Then you started walking. And talking – sort of. And you could understand what we were saying. And slowly, very slowly, we started falling under your spell.

A glimmer of understanding of all those goofy grandparent Facebook memes appeared.

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You totally sealed the deal last week.

I went to Chicago to help your mama out for a few days. Your sister’s fine, but your mom’s body isn’t taking to kindly to this pregnancy. She’s really, really tired.

And you aren’t. You’re a very active boy who has many interests.

Very.Active.

So I came to hang out with you so your mama could chill a bit before all hell breaks loose with a newborn in the house.

And you totally and completely enchanted me… So much so that I ignored my WordPress friends and my blog last week. WTF?

But I couldn’t take time out from our walks. It would take 20 minutes just to go to the end of the street. So many interesting things to pick up and study – dirt, leaves, rocks. I did discourage close examination of the dog dodo…

And I couldn’t take time out of our mornings together looking out the window for trucks and airplanes. Or playing with your toy trucks and Sammy.

And I absolutely couldn’t take time out of our afternoon visits to the park. You needed pushing on the swing and catching at the end of the slide. And chasing as you joyfully ran headlong into your next adventure.

So I get it now.

My job…no, my delight…is being able to slow down with you to help you discover the world. To talk with you about bugs and rocks and trees. To hang with you as you experience the joy of being alive. And to let you know how much you are loved. By me, your bumpa, your dada & mama, your uncle. And God.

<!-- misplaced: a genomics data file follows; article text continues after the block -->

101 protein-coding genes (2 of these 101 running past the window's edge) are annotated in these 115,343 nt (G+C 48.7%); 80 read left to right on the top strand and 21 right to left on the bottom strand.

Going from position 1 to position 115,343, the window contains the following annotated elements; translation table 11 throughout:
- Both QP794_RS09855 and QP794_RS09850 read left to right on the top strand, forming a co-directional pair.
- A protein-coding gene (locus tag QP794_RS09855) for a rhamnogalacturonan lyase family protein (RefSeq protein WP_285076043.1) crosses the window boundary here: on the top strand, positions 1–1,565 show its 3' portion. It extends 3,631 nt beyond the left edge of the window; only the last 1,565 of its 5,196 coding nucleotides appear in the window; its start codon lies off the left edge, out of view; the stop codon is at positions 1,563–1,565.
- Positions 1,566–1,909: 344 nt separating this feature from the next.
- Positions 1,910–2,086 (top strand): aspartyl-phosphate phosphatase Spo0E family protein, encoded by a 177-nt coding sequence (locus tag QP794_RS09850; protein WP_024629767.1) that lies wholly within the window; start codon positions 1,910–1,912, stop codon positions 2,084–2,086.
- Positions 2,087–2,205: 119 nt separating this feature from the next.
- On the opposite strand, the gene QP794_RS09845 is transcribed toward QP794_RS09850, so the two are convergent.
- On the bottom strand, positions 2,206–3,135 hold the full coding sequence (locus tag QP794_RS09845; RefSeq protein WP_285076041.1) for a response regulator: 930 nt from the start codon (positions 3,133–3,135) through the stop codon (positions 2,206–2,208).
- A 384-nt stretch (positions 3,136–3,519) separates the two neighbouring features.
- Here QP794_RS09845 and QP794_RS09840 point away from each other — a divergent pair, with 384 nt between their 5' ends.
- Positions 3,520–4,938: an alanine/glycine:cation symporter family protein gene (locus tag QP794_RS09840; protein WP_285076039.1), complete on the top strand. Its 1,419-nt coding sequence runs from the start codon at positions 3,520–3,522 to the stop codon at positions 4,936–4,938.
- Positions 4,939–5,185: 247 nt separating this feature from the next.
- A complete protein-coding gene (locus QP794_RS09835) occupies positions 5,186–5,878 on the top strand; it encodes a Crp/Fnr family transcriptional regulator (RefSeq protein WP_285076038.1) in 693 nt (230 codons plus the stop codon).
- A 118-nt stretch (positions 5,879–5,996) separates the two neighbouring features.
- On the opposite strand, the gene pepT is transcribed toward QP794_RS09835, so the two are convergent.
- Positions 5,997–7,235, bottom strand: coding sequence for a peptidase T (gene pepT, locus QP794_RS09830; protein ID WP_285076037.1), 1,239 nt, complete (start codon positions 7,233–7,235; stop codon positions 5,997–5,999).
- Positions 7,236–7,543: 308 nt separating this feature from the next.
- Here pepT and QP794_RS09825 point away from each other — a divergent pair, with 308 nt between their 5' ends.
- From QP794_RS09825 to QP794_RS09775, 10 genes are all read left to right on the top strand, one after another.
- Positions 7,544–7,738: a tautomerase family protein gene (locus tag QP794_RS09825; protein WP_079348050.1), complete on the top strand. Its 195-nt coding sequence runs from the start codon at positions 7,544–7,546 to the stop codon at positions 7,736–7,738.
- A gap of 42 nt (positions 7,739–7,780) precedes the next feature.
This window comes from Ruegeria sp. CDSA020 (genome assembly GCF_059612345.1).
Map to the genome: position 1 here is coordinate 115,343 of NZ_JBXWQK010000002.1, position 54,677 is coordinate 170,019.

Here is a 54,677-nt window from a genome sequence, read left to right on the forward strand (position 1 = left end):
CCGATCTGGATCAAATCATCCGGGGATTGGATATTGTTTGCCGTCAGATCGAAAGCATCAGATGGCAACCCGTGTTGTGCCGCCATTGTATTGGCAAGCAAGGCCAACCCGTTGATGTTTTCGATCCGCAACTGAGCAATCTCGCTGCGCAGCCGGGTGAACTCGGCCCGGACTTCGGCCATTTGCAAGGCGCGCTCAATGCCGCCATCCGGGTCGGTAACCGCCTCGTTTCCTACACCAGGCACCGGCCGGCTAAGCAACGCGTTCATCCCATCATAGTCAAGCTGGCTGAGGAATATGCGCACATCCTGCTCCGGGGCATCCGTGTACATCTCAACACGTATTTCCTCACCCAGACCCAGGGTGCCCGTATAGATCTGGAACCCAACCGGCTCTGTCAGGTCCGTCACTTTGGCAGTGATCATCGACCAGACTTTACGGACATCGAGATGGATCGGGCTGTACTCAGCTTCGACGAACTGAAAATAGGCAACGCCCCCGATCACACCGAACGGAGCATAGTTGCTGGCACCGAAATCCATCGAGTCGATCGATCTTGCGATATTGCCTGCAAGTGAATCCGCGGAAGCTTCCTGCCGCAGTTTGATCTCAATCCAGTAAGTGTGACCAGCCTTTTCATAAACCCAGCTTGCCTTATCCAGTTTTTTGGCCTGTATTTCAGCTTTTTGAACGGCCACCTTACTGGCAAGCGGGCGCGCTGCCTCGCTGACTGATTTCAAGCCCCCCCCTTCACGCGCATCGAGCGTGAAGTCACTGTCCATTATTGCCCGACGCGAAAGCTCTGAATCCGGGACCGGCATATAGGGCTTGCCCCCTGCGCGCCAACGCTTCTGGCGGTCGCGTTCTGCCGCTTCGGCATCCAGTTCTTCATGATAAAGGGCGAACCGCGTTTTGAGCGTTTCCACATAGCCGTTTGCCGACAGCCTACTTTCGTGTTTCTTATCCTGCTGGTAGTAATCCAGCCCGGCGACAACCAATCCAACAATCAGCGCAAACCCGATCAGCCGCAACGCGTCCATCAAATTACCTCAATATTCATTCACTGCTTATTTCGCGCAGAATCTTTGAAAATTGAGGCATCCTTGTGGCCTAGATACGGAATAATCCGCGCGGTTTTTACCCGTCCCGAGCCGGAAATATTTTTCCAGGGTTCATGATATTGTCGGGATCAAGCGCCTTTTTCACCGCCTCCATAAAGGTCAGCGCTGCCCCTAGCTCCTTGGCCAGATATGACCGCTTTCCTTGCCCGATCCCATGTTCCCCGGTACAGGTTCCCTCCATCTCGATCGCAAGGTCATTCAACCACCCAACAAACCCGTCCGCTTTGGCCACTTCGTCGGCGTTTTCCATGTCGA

Your mama and dada are busy and tired and stressed. I was there once so I totally get it. Lots of times they just don’t have the time or energy to go on 4 walks a day with you. And things are going to get crazy busy when your sister arrives in a few weeks.

But between all 4 of your grandparents – your mama’s parents adore you as well – you’ll still get plenty of time to discover the world. You lucky young man!

Yeah…I get it now.

I’ll love you forever; I’ll like you for always,

Granny AGMA

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I pledge allegiance to the Conch Republic

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My husband and I just spent a long weekend in Margaritaville.  Yippee.  He was a Key West virgin – this was his first visit.  This was my third visit, but I don’t think the first two really counts.

I was 16 and traveling with my parents on my first visit back in the late 60’s.  Do I have to explain any more?  A visit to any place even remotely fun is automatically negated when you travel with your parental units.  Especially mine.  Especially in the late 60’s.

My dad & step-mother were 41 years older than me.  So it was worse than traveling with your parents.  It was like traveling with your grandparents.  And grandparents were way different in the 1960’s than they are now.

Lots of grandparents are cool now.  I’m a grandma and I’m cool.  It’s a Baby Boomer thing…  We’re terrified of getting old so we act cool.  Goldie Hawn is 69 and the grandmother of five.  Her grandkids call her Glamma.  I bet she’s loads of fun to travel with!